Physcomitrella patens is a moss and an early colonist of exposed earth around the edges of water. It used as a model organism for plant development, physiology and evolution. P. patens is a good model organism because it shares many fundamental physiological and genetic processes with vascular plants. P. patens also has very efficient homologous recombination that allows it to be studied via reverse genetics or gene knockout experiments. In addition to this, the entire genome of P. patens has been completely sequenced, and mutants are readily available, thus making Physcomitrella patens an excellent model organism.
Physcomitrella patens, like all mosses, goes through an alternation of generations between the haploid gametophyte and diploid sporophyte generations. The haploid gametophyte is responsible for producing gametes, while the diploid sporophyte produces haploid spores. The spore then develops into a protonema that is composed of chloronema cells with a large amount of chloroplasts and fast growing caulonema cells. The protonema then develops buds that gives rise to gametophores that contain leafy structures as well as sexual organs.
Proper development of Physcomitrella patens relies on proper function of the genes listed below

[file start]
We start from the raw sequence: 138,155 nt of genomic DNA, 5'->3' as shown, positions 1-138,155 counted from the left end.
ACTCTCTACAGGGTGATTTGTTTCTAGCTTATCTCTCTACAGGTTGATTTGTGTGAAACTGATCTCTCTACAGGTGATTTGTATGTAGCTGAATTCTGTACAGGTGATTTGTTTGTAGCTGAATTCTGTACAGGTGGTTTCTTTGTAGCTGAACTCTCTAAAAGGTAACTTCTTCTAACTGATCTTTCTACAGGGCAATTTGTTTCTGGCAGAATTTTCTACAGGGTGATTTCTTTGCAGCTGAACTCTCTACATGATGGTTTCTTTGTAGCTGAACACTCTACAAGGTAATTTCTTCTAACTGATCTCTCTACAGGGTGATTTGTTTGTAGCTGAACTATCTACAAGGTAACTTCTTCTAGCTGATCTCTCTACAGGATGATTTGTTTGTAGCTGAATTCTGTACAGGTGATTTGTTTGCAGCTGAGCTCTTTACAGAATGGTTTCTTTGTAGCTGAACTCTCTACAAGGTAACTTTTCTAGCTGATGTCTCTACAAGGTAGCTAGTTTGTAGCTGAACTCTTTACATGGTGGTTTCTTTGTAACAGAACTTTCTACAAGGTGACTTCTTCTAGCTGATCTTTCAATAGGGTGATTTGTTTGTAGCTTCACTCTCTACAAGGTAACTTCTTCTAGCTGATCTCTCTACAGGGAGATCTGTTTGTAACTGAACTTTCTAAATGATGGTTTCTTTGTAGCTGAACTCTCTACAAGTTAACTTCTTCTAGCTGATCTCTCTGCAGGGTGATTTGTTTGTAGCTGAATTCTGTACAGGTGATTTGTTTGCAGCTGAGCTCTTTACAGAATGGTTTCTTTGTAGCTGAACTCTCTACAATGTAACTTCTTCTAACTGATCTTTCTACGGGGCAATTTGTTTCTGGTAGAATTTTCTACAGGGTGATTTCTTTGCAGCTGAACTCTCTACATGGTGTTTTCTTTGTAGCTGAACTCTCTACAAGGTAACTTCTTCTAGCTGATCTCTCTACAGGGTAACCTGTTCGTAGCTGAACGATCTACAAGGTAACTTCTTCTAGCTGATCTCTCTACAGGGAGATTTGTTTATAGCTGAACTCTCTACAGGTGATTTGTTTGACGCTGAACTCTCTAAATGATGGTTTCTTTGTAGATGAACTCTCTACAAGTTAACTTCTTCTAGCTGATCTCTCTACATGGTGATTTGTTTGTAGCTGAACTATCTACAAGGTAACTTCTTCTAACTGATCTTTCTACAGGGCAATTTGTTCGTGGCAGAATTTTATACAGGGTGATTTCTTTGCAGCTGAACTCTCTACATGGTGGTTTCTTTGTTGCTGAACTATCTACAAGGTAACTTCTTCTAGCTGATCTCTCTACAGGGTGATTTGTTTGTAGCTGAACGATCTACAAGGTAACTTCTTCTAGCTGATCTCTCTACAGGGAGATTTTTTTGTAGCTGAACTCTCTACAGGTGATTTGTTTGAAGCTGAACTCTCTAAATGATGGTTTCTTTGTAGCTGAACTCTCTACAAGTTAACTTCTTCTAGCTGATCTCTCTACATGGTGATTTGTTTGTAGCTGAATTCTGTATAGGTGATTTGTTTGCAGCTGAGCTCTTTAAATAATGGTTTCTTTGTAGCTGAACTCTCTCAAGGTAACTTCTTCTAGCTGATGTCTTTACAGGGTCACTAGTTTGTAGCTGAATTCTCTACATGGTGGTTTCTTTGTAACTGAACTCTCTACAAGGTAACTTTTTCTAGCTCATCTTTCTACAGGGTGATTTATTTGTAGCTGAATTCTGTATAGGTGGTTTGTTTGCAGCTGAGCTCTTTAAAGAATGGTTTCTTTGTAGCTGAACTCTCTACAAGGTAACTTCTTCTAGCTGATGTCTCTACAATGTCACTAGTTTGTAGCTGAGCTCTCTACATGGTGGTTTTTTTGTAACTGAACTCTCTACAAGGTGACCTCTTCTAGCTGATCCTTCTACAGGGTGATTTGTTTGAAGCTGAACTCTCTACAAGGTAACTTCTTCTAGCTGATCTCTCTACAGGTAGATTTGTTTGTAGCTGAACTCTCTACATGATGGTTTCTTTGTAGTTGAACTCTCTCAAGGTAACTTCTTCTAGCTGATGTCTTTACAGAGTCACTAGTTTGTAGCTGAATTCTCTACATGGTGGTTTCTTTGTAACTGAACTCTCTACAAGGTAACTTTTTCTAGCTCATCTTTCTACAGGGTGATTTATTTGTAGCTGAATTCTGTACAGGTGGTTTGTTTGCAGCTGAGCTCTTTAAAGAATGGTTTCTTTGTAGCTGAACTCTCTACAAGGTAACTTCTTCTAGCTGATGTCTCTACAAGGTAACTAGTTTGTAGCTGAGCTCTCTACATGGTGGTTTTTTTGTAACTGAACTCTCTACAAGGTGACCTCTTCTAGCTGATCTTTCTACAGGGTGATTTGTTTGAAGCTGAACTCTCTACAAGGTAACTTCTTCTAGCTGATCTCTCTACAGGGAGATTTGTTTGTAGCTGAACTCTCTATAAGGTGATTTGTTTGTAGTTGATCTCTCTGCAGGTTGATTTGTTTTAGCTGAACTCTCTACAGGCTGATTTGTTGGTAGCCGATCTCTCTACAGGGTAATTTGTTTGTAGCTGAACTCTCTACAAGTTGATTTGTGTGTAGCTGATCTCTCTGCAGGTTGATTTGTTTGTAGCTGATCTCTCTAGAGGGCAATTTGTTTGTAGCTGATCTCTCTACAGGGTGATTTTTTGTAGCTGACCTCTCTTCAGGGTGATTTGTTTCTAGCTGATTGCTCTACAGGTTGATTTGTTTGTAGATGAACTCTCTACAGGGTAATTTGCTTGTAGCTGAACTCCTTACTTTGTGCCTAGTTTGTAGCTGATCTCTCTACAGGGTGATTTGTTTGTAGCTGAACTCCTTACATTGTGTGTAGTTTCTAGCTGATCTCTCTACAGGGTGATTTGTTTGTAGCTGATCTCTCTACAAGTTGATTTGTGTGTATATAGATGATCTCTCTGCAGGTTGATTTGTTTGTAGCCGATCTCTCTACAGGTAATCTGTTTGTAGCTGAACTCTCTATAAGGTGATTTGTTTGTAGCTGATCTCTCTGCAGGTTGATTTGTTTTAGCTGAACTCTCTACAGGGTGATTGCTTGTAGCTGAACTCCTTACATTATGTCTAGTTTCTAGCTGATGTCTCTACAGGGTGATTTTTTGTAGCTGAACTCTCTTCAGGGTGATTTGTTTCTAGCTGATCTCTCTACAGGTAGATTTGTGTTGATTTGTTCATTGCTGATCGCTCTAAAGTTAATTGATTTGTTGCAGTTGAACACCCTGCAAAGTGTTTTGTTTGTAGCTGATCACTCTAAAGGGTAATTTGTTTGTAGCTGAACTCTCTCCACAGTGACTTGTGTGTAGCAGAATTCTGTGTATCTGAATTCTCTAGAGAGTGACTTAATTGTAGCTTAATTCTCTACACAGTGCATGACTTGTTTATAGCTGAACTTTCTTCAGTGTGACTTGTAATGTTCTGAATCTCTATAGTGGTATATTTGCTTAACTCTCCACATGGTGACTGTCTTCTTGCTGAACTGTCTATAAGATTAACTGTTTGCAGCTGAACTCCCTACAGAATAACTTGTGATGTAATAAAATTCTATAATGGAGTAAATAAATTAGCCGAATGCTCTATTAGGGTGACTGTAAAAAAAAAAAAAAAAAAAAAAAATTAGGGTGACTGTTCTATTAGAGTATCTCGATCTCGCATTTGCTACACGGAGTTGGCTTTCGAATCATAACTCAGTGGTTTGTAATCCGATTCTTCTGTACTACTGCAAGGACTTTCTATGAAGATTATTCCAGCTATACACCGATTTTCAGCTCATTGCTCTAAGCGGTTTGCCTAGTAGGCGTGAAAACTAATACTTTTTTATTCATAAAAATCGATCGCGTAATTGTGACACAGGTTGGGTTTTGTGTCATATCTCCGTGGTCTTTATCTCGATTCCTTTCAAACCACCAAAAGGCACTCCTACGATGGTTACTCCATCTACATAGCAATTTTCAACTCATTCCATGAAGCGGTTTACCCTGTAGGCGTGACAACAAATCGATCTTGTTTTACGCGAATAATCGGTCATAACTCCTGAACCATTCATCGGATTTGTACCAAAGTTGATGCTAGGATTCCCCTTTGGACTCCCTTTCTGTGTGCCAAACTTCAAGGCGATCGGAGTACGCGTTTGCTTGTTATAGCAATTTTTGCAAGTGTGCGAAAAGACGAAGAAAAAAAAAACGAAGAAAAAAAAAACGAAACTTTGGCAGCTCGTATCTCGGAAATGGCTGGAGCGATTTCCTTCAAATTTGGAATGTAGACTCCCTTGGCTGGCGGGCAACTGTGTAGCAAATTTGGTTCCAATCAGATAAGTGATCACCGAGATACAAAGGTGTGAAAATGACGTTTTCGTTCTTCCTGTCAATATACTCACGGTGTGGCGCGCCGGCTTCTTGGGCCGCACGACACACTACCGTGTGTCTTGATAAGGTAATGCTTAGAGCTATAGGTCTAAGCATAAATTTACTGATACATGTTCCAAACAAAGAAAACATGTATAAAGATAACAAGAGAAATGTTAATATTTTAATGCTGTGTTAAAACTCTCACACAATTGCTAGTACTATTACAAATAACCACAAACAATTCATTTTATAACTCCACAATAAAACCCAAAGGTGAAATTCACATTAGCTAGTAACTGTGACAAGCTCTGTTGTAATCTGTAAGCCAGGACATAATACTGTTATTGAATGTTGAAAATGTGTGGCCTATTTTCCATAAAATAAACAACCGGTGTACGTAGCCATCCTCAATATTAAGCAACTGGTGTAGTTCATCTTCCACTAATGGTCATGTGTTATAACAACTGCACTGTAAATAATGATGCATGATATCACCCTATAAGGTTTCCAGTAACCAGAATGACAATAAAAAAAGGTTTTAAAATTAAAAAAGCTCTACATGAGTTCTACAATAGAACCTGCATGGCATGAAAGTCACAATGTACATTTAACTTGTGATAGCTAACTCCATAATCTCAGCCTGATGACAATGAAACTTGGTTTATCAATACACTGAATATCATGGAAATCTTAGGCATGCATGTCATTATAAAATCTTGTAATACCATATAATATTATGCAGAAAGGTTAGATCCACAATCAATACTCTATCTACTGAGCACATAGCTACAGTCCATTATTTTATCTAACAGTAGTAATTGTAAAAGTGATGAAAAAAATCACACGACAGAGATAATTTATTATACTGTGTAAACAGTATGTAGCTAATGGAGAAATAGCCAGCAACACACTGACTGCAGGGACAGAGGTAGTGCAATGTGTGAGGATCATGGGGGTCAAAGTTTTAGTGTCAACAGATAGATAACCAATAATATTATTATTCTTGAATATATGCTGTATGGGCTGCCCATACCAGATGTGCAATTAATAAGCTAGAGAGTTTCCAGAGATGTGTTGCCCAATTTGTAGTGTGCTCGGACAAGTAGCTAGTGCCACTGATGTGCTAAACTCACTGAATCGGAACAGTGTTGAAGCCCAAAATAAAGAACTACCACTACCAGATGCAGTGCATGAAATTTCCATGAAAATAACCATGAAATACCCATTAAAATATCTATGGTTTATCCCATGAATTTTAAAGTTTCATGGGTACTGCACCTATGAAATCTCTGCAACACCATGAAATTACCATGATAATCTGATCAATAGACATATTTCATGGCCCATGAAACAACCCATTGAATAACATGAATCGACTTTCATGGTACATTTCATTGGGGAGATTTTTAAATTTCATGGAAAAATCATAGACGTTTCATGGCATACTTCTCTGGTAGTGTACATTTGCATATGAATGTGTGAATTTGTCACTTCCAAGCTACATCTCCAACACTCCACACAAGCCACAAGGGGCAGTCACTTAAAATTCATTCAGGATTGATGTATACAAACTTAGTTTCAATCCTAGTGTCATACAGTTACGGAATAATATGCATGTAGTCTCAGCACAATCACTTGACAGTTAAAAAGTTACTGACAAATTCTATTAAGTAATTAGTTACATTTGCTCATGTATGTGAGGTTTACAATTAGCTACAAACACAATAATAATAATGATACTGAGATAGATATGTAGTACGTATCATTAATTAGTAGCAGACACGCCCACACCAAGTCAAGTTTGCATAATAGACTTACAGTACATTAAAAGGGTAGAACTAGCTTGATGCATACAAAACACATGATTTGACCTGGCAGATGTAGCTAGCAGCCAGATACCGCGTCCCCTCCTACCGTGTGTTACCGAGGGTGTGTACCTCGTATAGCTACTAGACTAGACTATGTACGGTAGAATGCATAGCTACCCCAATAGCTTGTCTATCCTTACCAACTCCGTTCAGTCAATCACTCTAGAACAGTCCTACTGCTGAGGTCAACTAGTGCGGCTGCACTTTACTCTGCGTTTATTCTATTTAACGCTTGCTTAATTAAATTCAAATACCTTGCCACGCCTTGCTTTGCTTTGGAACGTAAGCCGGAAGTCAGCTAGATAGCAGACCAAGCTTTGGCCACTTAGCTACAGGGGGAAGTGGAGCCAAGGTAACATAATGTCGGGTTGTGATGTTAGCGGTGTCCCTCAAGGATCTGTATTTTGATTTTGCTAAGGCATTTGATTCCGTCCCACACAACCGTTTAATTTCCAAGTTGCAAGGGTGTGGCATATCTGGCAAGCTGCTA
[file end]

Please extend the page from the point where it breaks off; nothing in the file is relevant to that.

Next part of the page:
Auxin/Cytokinin (Ashton et al, 1979)
- Play important and interdependent roles in several steps of gametophytic development
- Auxin is required for normal caulonemal development
- Cytokinin and Auxin are required for inhibition of the development of secondary chloronema
- Mutants show many more chloronemata than normal and do not develop gametophores
ARPC4 (Perroud et al, 2006)
- Has a role in tip growth and alignment of the polar axis in filaments
- Essential to rapid extension of caulonemal and rhizoid filaments
- Responsible for proper response of tip to polarized light
- Mutant gametophores fail to elongate and distinctive characteristics between caulonema and chloronema filamentous cells are absent
KNOX (Sakakibara et al, 2008)
- Essential to the function of the indeterminate apical meristem
- Function in the diploid organ but not in the haploid indeterminate meristem
- Regulate the frequency of cell division and growth in the diploid determinate meristem
FLO/LFY (Tanahashi et al, 2005)
- 2 genes, PpLFY1 and PpLFY2 play roles in controlling the first zygotic division
- Mutants show mostly normal organogenesis but abnormalities in the pattern of cell division
- Mutants also have a substantially lower number of gametophores that form a sporophyte
- Zygotes in double mutants to not progress to the first cell division
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